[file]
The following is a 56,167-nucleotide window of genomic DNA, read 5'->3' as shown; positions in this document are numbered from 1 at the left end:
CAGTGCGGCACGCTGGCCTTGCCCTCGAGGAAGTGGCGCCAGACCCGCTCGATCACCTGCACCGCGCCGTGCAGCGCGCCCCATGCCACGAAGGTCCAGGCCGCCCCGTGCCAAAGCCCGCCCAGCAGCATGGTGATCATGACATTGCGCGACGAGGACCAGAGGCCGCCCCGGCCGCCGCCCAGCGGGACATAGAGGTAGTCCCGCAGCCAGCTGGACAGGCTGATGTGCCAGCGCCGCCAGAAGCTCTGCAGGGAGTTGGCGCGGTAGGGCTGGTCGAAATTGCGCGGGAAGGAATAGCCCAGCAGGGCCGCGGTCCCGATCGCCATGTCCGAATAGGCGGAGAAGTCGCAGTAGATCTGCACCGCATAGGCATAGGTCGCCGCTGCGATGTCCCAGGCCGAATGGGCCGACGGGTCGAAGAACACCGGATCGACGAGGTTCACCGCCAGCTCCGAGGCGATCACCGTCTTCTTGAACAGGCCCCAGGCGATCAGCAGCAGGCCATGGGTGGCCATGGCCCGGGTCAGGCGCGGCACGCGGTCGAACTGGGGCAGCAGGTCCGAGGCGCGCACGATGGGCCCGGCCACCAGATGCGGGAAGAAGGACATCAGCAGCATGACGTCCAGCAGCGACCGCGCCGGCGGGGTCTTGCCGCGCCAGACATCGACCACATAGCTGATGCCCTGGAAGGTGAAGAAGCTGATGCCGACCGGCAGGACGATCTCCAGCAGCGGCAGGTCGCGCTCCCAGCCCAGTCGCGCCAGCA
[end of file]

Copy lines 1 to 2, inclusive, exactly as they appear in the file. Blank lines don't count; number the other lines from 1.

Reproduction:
The following is a 56,167-nucleotide window of genomic DNA, read 5'->3' as shown; positions in this document are numbered from 1 at the left end:
CAGTGCGGCACGCTGGCCTTGCCCTCGAGGAAGTGGCGCCAGACCCGCTCGATCACCTGCACCGCGCCGTGCAGCGCGCCCCATGCCACGAAGGTCCAGGCCGCCCCGTGCCAAAGCCCGCCCAGCAGCATGGTGATCATGACATTGCGCGACGAGGACCAGAGGCCGCCCCGGCCGCCGCCCAGCGGGACATAGAGGTAGTCCCGCAGCCAGCTGGACAGGCTGATGTGCCAGCGCCGCCAGAAGCTCTGCAGGGAGTTGGCGCGGTAGGGCTGGTCGAAATTGCGCGGGAAGGAATAGCCCAGCAGGGCCGCGGTCCCGATCGCCATGTCCGAATAGGCGGAGAAGTCGCAGTAGATCTGCACCGCATAGGCATAGGTCGCCGCTGCGATGTCCCAGGCCGAATGGGCCGACGGGTCGAAGAACACCGGATCGACGAGGTTCACCGCCAGCTCCGAGGCGATCACCGTCTTCTTGAACAGGCCCCAGGCGATCAGCAGCAGGCCATGGGTGGCCATGGCCCGGGTCAGGCGCGGCACGCGGTCGAACTGGGGCAGCAGGTCCGAGGCGCGCACGATGGGCCCGGCCACCAGATGCGGGAAGAAGGACATCAGCAGCATGACGTCCAGCAGCGACCGCGCCGGCGGGGTCTTGCCGCGCCAGACATCGACCACATAGCTGATGCCCTGGAAGGTGAAGAAGCTGATGCCGACCGGCAGGACGATCTCCAGCAGCGGCAGGTCGCGCTCCCAGCCCAGTCGCGCCAGCA